Wednesday, October 27, 2010

Online-to-Offline Dictionary

Continued from this earlier post, here is my attempt to translate some of the online world for offline users.

Writing on someone's facebook wall = Calling out to them in a crowded room
It's public interaction. Anyone who can see their wall can see what you wrote. Mutual friends will even get the post in their newsfeed. So, for them, it's as if you were standing right next to them when you yelled. Don't be surprised if someone wants to offer their two-cents. Is it rude? Not any ruder than you having the conversation at the top of your lungs in front of everyone.

Tweet (or a Status Update) = A public Statement
When you tweet - it's for everyone. Don't say something that you aren't prepared to discuss. It's like thinking out loud. Be sure the thoughts you share are public, and not private. Facebook status updates are less public in that only your friends can see them; you can even tailor them specifically to hide from certain friends. A tweet? Everyone and anyone can see that (unless you've protected your feed).

An @ Reply = A private conversation being held in public
Less public, but still readable. The only people who will see it automatically are those who follow both you and the person to whom you replied. But anyone who visits your twitter page can see what you're saying, and can follow the thread, even if they don't follow you or the other person. They're not private conversations.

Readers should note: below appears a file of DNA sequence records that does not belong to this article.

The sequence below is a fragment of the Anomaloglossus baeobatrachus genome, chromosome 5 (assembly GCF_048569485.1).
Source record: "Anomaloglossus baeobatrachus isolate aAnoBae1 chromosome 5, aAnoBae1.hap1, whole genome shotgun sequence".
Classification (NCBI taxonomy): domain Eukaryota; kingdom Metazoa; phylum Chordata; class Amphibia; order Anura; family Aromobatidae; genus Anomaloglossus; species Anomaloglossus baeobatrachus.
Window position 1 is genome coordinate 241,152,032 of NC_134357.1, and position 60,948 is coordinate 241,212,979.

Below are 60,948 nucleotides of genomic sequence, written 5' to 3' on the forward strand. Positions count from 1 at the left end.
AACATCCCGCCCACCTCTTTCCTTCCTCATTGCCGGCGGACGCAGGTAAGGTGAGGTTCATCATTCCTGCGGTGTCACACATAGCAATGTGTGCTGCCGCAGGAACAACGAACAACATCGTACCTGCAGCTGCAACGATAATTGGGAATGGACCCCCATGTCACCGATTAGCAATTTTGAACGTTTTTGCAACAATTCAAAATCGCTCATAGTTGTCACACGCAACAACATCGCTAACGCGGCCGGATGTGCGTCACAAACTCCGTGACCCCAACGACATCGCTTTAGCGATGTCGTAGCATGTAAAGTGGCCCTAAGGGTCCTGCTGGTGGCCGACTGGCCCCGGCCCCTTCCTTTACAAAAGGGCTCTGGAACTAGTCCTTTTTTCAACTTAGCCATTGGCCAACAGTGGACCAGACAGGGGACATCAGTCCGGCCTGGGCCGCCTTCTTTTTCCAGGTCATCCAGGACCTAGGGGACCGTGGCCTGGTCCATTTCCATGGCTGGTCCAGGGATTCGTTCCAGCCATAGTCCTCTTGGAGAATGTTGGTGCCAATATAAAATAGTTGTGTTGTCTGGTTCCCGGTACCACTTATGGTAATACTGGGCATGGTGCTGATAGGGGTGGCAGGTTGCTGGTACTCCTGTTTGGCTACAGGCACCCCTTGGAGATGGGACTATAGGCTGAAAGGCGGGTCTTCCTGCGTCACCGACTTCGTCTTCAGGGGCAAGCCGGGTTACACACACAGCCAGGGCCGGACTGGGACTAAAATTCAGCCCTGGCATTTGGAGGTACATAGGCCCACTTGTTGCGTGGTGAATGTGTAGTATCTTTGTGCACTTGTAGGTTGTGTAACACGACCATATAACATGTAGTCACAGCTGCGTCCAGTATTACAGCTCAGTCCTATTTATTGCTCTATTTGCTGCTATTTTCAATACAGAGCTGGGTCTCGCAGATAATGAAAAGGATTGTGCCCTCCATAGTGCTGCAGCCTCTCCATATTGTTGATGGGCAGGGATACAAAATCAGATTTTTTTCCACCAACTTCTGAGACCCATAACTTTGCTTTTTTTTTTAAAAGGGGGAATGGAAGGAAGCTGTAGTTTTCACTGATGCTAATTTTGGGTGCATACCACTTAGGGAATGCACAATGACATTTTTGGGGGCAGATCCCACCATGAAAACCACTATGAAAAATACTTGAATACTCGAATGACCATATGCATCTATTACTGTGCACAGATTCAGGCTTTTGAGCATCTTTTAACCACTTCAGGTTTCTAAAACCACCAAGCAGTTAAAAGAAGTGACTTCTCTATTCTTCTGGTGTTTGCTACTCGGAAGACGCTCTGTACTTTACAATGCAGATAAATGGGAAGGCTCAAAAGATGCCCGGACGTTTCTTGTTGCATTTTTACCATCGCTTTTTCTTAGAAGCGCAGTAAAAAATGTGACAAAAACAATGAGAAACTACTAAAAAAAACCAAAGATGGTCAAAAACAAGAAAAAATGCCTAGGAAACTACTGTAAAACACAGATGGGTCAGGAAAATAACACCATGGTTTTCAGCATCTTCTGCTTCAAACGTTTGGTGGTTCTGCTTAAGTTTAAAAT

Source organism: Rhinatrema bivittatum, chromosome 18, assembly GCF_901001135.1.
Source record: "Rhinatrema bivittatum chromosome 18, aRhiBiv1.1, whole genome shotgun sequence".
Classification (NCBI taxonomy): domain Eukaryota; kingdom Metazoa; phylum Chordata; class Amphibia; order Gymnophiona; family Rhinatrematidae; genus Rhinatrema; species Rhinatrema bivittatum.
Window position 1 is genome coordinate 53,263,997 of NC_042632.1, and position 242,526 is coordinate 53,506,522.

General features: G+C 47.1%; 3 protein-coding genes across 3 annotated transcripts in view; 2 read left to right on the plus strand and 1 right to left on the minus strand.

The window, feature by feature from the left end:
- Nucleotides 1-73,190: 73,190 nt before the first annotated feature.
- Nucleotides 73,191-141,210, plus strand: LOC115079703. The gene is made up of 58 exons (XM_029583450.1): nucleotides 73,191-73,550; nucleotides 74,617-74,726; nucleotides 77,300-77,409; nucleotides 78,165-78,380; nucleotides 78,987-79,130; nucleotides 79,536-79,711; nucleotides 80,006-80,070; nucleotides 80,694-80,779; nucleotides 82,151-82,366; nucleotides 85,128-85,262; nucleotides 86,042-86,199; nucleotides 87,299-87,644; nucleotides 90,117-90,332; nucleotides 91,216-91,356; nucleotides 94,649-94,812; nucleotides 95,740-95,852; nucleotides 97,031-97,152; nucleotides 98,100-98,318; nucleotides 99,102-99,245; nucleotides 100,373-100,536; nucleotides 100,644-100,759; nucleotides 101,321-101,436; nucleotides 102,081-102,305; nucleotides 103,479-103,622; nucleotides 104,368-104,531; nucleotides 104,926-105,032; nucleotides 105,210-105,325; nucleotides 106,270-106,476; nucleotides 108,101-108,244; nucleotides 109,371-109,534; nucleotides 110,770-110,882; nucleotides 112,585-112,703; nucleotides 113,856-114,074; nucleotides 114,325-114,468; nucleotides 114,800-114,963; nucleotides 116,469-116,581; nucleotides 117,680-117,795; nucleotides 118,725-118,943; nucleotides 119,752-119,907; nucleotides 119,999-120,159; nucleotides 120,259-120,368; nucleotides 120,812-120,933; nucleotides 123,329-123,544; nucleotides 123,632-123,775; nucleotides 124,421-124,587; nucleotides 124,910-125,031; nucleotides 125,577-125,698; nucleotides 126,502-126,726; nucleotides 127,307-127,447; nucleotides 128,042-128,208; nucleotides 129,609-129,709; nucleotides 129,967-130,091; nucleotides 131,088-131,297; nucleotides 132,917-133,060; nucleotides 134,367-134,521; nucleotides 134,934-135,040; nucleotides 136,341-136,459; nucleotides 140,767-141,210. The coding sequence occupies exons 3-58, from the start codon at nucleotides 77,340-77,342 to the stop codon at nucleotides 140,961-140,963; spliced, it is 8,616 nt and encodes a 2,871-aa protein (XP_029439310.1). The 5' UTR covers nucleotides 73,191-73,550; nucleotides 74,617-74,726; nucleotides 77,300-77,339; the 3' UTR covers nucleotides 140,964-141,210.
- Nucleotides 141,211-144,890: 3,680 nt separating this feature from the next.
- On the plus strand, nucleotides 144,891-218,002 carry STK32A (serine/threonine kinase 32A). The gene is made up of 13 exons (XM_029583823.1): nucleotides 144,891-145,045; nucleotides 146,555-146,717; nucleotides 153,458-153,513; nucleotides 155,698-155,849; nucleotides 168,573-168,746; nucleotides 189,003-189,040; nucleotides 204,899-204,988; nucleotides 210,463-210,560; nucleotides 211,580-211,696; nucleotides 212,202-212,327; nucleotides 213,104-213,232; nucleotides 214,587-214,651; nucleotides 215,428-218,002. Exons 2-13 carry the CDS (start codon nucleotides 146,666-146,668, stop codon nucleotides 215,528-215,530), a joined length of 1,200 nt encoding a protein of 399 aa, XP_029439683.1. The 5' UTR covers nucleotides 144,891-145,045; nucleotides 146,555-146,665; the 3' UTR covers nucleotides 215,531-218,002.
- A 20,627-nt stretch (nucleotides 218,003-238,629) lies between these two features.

DM / Facebook Message / Facebook Chat = Phone Conversations or Letters
These are private conversations. If you're my age - these are the conversations we had on the phone after school or via notes left in each other's lockers. It's for the stuff you didn't want that cute guy in 2nd period to know. Facebook chat is instant; the others are not. Don't treat them that way.

Facebook Event = Invitation
If you have something to say to a specific group of people, facebook messages are not the answer. Why? Because recipients can't reply to just the sender; replies go to the entire distribution. No one wants this. In the name of all that is good in the world, send an email and use the BCC field.

If you want to invite people to an event, use facebook's "What are you planning?" feature. This allows you to announce the event, and let people reply to your event page. The other method is the equivalent of mailing everyone's invitation to one person, and telling them to share everyone's RSVP with everyone else on the list. Why on earth would you ever do that?

Mentions = Conversations
When you mention someone in a tweet, you're drawing her into a conversation. It's supposed to be friendly; like opening your circle to a new person at a cocktail party. Be polite, friendly and not presumptious, and this will work very nicely. Like going into Cheers.

Friending = Becoming Friends (weird, I know)
Facebook is a private community. When you friend someone, you're adding them to the list of people with whom you share your life. So, if you're sharing something that affects one of your other friends (pictures is a big one) stop and think: In real life, would you share that with all of your friends? Or would you pick and choose? If you would pick and choose in real life - then pick and choose on facebook, too. Your privacy and share settings can be customized to do so. And no complaining that "it's too hard" or "too much work." If you're old enough to have a facebook page, you're old enough to use it responsibly. It's part of being a good friend.